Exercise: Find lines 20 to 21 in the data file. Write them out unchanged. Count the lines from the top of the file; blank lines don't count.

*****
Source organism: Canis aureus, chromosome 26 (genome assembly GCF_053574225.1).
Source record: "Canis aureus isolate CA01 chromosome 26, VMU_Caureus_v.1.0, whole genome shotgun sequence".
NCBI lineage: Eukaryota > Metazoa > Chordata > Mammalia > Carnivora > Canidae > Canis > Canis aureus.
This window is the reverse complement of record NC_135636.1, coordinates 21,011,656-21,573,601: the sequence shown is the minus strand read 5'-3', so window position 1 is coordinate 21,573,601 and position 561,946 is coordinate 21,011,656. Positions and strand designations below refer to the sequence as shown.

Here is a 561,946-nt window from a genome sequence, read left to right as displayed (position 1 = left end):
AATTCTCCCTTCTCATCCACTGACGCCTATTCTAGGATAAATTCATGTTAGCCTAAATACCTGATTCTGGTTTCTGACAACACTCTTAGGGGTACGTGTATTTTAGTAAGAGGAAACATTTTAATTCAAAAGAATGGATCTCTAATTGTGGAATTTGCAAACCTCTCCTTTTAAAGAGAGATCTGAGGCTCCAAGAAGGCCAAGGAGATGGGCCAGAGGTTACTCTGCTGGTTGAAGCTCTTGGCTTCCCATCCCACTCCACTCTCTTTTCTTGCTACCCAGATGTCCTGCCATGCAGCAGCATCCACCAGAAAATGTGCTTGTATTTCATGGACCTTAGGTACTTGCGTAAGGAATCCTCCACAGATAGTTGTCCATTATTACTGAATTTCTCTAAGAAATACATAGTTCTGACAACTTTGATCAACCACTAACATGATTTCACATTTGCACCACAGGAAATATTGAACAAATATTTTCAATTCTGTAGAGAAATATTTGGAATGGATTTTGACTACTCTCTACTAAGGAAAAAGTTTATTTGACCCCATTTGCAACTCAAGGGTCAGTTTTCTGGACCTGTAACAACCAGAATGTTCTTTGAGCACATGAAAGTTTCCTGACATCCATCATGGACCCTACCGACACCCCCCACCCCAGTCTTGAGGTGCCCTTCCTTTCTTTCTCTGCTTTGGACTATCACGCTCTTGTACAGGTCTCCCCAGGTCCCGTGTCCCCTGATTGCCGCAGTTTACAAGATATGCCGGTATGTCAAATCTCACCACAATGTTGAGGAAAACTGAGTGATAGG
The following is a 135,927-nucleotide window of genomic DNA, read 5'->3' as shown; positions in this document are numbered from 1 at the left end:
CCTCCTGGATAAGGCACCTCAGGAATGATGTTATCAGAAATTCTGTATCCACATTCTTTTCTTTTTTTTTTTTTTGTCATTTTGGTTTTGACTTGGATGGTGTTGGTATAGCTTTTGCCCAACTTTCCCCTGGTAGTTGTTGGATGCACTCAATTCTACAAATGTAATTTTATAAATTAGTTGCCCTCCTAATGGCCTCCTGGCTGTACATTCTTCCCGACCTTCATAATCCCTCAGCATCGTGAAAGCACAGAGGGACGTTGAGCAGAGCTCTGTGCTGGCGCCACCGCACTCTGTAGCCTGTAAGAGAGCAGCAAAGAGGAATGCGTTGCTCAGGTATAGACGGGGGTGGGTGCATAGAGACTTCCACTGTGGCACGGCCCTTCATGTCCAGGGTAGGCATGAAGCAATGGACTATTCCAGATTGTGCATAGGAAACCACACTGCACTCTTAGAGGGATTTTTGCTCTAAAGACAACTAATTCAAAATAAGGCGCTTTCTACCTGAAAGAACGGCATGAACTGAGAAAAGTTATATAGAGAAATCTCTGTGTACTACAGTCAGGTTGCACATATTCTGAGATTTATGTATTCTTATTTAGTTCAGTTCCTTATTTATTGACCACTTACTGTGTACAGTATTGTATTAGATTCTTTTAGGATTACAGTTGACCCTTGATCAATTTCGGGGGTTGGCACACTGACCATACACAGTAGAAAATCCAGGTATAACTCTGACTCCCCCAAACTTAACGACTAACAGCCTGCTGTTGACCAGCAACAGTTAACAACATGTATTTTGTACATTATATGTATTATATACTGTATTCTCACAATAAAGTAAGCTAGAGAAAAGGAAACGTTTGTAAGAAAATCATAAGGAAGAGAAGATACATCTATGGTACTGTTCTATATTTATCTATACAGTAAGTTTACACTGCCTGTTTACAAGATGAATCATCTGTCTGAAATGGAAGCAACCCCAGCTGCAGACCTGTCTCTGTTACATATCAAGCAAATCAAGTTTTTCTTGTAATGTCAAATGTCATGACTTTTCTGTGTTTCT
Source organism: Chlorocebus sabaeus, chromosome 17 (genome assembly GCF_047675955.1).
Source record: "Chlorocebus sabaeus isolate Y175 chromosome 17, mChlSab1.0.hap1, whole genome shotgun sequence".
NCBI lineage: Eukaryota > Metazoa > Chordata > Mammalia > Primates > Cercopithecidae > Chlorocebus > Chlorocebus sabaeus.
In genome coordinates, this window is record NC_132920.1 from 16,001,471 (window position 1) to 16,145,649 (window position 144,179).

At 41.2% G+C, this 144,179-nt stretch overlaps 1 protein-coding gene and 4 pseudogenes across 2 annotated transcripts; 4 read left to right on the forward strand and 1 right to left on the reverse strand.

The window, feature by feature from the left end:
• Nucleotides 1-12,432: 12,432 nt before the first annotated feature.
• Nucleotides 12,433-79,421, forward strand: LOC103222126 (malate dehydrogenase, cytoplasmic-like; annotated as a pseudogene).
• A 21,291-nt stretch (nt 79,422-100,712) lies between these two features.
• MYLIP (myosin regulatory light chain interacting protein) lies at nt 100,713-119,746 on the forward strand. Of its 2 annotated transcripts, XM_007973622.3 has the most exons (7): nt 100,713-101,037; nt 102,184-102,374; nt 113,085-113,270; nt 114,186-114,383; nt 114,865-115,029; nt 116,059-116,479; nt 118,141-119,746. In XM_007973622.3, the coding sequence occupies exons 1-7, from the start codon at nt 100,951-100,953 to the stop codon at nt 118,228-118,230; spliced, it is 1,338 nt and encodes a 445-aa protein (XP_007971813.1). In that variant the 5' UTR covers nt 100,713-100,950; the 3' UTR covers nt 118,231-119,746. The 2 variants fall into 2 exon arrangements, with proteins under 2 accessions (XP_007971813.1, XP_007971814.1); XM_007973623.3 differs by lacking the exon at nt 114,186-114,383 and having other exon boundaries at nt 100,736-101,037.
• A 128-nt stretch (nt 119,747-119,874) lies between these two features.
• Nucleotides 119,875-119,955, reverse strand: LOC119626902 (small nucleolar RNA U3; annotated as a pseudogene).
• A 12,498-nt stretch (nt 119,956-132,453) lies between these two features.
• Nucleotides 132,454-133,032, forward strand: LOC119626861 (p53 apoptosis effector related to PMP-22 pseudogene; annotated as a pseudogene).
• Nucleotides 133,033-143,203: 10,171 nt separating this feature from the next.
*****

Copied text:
• Nucleotides 119,875-119,955, reverse strand: LOC119626902 (small nucleolar RNA U3; annotated as a pseudogene).
• A 12,498-nt stretch (nt 119,956-132,453) lies between these two features.